Planning Your Narrative

Disclaimer – I’m not an expert. Like most DMs, I’m learning as I go; it has taken me numerous sessions to finally find a groove that I’m comfortable with which reduces how long it takes me to prepare my sessions within my campaign. Whether you’re planning a one-shot, or just looking to reduce your organisation time before (and during) your game, here’s how I enable myself to create a fairly well-structured session and also allow myself room to manoeuvre when my party inevitably do something I did not expect.

That’s one of two things every DM needs to understand and accept right now: your party will not go where you pointed. They will be creative, and they will make their own decisions within the game which don’t correlate with what you had secretly hoped. They will abandon your dungeon. They will take a rest in a dangerous place. They will decide the quest isn’t as important to them as it is to you and explore somewhere else. But – and this is the second thing to remember – this is ok! I’m a firm believer that my job is to design amazing moments for my party, and adapt when they’re not feeling it. My job is not to force a narrative upon them, railroad them into a path because it’s ‘where the story goes next’. There are, however, lessons to learn from when a party branches away from your narrative: was your quest enticing enough to the individuals in your group? Were the stakes high enough to encourage them onward? Was your dungeon design (and vocal description) just too mediocre? Maybe. But we’re always learning. It’s part of the fun.

So, how do I plan? Well, I used to be so insecure about forgetting details that I would literally write-up in prose everything I needed. I used to colour-code. I used to rehearse. I still have the notes from my first session and there are pages and pages of information. But, like I do as a teacher, I find shortcuts to reduce workload. The best shortcut for me? Flowcharts.

Initially, I draft out a session which involves some basic narrative arc fundamentals:

a) A call to action or dilemma for the party (trigger).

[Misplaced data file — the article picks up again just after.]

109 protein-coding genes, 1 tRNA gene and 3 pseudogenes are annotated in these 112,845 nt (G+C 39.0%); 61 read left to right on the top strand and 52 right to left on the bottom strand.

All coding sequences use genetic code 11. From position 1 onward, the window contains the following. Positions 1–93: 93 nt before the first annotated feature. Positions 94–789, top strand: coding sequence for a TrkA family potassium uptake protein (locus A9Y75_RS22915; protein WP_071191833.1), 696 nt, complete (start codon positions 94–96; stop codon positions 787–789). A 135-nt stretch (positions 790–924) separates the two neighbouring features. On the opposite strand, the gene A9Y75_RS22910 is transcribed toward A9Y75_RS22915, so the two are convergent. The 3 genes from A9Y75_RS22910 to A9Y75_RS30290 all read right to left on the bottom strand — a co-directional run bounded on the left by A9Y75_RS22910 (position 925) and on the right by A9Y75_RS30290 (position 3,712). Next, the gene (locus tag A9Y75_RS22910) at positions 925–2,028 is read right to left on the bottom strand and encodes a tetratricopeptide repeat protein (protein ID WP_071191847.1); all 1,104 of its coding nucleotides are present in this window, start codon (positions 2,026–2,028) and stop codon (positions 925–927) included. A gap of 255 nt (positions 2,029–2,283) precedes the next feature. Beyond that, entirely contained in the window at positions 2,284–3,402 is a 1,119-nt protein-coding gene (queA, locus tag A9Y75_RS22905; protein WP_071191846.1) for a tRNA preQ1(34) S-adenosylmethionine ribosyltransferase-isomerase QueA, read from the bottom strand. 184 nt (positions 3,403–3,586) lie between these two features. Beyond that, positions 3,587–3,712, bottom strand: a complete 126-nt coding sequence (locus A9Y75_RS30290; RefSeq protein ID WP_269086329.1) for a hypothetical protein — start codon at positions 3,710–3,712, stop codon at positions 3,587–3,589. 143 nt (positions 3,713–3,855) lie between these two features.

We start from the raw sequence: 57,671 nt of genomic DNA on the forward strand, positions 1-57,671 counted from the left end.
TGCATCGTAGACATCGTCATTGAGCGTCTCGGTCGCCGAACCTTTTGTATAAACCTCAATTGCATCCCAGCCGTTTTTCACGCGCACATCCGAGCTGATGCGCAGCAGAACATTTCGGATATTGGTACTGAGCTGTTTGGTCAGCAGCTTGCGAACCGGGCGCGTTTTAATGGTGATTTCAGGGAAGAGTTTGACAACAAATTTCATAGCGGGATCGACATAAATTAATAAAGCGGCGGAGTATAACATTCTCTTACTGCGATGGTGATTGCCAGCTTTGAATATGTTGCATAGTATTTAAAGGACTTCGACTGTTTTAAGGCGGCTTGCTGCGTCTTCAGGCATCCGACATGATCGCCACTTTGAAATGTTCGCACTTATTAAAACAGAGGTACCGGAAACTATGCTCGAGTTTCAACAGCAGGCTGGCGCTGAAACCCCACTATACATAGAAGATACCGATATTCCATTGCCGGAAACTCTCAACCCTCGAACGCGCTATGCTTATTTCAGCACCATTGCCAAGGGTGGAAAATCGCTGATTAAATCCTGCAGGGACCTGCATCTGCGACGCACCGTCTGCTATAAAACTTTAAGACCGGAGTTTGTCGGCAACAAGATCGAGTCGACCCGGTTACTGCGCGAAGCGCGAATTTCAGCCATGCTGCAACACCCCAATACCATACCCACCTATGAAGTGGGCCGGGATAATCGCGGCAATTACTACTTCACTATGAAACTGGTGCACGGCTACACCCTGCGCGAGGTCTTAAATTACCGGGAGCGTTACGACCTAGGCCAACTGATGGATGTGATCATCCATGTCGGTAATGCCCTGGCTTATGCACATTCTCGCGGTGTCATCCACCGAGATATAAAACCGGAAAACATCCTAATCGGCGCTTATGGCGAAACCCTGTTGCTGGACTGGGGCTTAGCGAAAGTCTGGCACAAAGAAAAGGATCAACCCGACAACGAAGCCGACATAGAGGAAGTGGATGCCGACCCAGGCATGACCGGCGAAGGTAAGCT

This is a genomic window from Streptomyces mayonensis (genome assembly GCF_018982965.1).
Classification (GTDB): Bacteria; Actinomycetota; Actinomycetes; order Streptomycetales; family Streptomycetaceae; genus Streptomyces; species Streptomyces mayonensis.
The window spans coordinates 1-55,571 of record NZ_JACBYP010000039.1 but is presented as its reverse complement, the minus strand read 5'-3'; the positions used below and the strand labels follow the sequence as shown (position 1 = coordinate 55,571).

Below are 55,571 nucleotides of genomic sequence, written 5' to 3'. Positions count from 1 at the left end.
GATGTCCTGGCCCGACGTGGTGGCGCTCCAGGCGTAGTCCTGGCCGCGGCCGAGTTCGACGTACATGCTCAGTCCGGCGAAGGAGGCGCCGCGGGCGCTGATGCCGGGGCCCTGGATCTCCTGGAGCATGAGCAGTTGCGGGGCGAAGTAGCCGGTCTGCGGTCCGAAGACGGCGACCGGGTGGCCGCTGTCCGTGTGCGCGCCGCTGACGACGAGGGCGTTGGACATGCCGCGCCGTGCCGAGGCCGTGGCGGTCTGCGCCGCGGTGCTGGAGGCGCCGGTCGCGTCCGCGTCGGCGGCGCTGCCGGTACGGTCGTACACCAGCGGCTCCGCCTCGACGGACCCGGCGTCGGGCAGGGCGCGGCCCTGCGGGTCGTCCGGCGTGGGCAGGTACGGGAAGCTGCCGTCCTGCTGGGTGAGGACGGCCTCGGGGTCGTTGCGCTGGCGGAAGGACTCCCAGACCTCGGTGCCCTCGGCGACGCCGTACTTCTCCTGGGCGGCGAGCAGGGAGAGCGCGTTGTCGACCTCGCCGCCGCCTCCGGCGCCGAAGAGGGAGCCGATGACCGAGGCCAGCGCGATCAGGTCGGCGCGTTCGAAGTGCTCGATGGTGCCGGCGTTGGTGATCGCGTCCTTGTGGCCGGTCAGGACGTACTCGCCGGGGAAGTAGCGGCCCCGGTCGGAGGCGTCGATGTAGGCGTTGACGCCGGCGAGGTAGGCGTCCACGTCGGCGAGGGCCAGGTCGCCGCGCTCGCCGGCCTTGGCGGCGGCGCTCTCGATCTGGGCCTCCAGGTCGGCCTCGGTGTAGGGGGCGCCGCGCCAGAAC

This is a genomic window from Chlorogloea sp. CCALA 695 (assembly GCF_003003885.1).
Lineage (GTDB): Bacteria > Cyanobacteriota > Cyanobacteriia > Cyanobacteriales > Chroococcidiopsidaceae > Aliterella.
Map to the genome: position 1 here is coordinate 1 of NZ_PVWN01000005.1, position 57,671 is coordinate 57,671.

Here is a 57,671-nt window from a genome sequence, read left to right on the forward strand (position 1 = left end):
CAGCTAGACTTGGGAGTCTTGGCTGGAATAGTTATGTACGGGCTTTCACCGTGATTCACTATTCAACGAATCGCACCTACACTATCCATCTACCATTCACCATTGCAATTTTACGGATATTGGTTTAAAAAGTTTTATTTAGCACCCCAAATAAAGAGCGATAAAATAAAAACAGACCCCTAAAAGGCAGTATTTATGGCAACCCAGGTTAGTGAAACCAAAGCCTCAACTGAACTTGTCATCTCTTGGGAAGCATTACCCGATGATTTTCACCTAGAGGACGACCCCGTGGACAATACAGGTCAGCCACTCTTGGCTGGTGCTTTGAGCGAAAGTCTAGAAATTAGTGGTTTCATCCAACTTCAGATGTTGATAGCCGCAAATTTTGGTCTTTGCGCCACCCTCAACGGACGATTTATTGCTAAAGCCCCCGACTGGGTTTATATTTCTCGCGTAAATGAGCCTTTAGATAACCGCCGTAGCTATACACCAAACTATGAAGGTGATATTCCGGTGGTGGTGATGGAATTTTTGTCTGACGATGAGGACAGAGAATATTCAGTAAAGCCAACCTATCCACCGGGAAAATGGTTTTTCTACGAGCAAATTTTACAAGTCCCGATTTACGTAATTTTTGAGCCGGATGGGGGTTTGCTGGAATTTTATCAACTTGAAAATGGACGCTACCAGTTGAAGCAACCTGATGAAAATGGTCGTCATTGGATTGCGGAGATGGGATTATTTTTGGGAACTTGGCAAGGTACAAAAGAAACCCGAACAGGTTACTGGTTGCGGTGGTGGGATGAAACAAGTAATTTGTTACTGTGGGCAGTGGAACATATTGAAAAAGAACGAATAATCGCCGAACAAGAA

b) Obstacles and hurdles (encounter/s for the party)

c) Rising stakes or building tension (make it worse)

d) Crossing threshold (penultimate event before climax).

e) Climax and conclusion (a boss fight or final puzzle/obstacle).

Once I have a basic outline – one that provides flexibility within the encounters but normally narrows towards the threshold – I begin to drill into the details and attempt to reduce all of the key information to a single page.

The key, I find, to this part of the planning is to keep my notes simple so that if my party decide to do something unexpected, I can simply traverse my grid and shift my encounters elsewhere. NPCs can move to a new location, treasure and encounters can quickly be shuffled, and I can think on my feet. As the players move through a grid on my sheet, I simply tick it off to reduce clutter on my page.

In terms of a wider campaign, I apply the same process – a large (and ever-changing) flowchart which enables me to quickly shift from location to location depending on the whims of my group. Being a DM is largely about being on your toes, having enough planning to keep the story moving (always), but ensuring that organic adventures grow out of your party’s decisions. It’s not your narrative, it’s the group’s. You are a player, too – and your role is a lot of hard work, but it should also be a lot of fun.

I still use spreadsheets for NPCs, a log of plot points for my characters’ individual backstories and key events, and I still write my narrative introductions and descriptions in prose. Don’t get me wrong, attempting to write an immersive experience does involve writing, but when it comes to your individual session, whatever format you choose to plan with should leave you feeling confident. If you’re anxious about missing a detail, or secretly terrified of your party altering course, then experiment with some different organisation styles in order to match your personality. Flash cards, post-it notes, etc. can all be used effectively if that’s your thing.

Ultimately, my best and my most humble advice is to simply use a framework that allows you to relax and enjoy the game. Listen to your party role-play rather than re-reading notes, be involved without micro-managing five steps ahead, and – if all else fails – you can just ask the party for a break whilst you get a coffee and reboot.

Find what works for you, and enjoy what you create.

The Desperate DM.

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